4. What I fear is that mantis will continue to enter full blown progressive-rock territory and will leave their hints of jazz and jam behind for a sound that is ubiquitous in today’s music.

    Don’t get me wrong, there are some aspects of the album that I do appreciate, but as I find myself searching for what all of you (you as in people who have accepted mantis) have found, It’s too hard to find for me.

    It’s like mantis is ok, but not great, it could of been a lot better. And when I contrast mantis with older albums, mantis just isn’t worth listening to.

    I respect bands who are able to change their sound and enter new territory, but how long will they stay there? And will they ever go back?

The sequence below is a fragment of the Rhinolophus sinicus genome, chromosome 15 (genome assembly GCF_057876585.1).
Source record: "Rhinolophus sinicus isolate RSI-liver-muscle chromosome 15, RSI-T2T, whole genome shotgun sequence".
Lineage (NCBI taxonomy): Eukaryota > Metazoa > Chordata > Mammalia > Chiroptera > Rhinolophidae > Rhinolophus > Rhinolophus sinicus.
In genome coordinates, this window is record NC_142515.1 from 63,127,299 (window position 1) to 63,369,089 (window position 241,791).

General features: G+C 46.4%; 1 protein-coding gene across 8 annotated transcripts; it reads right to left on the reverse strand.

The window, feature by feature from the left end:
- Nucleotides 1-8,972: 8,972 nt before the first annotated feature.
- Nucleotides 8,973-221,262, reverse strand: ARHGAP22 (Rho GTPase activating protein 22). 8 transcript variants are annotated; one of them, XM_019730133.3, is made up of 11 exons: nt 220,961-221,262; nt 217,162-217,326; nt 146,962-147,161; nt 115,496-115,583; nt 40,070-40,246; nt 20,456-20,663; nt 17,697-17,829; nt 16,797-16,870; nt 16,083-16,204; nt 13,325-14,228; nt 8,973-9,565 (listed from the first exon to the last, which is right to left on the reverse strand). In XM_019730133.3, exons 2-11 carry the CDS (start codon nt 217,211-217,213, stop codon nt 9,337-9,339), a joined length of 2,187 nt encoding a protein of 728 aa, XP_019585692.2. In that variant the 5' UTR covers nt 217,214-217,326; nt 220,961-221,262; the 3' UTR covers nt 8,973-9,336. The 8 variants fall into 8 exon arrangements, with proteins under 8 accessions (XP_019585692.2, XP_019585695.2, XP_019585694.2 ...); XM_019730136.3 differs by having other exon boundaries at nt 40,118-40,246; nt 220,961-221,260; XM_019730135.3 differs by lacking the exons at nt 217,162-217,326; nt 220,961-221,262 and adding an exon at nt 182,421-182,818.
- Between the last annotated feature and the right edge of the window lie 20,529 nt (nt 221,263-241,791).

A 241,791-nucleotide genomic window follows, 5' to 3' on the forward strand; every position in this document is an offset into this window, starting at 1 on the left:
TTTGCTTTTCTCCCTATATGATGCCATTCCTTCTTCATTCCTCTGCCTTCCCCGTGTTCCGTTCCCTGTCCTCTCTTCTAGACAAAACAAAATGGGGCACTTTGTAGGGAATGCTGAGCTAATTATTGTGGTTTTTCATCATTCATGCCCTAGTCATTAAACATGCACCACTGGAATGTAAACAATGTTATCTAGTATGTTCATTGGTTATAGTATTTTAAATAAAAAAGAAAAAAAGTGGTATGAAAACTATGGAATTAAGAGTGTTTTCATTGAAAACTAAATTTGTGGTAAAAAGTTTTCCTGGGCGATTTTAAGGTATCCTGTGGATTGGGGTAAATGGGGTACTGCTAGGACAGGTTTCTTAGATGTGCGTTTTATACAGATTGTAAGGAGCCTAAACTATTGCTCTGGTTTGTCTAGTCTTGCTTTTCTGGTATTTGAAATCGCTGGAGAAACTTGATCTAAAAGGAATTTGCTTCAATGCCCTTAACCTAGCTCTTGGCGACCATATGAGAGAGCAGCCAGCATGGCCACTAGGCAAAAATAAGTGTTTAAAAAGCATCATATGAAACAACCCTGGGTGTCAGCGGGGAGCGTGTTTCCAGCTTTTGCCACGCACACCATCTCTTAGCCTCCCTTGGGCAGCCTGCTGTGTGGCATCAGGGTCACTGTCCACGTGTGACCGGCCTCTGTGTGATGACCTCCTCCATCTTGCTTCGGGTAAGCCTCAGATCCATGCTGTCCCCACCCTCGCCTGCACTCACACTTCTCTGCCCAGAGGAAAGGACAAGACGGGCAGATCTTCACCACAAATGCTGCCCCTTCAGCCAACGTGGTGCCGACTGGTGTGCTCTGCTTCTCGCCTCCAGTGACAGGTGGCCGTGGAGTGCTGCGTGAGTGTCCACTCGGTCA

Is this new territory the right one to follow?

  5. I guess we just fundamentally disagree.

    But I will ask you, how would you compare mantis to past albums (not including the bottom half)?

    Do you really think it’s a step in the right direction?

    I feel nothing but immediate satisfaction listening to past albums. But with mantis, as you said, it may take a few listens. But I interpret that as lowering my standards. This may just be because I don’t like the album (as a whole) in the first place.

    But, regardless of our disagreement, time will tell what will happen with Umphrey’s and it’s still exciting to see what they put together because they really are great musicians.

    And excuse my first reply, I know I sounded like a narrow-minded dumbass.

  6. Not to worry, I hope I wasn’t too harsh in response. Over time I think we have both softened our positions. As much as I still love Mantis, the novelty has worn off a little and I would be happy if their next album is a step back from that extreme.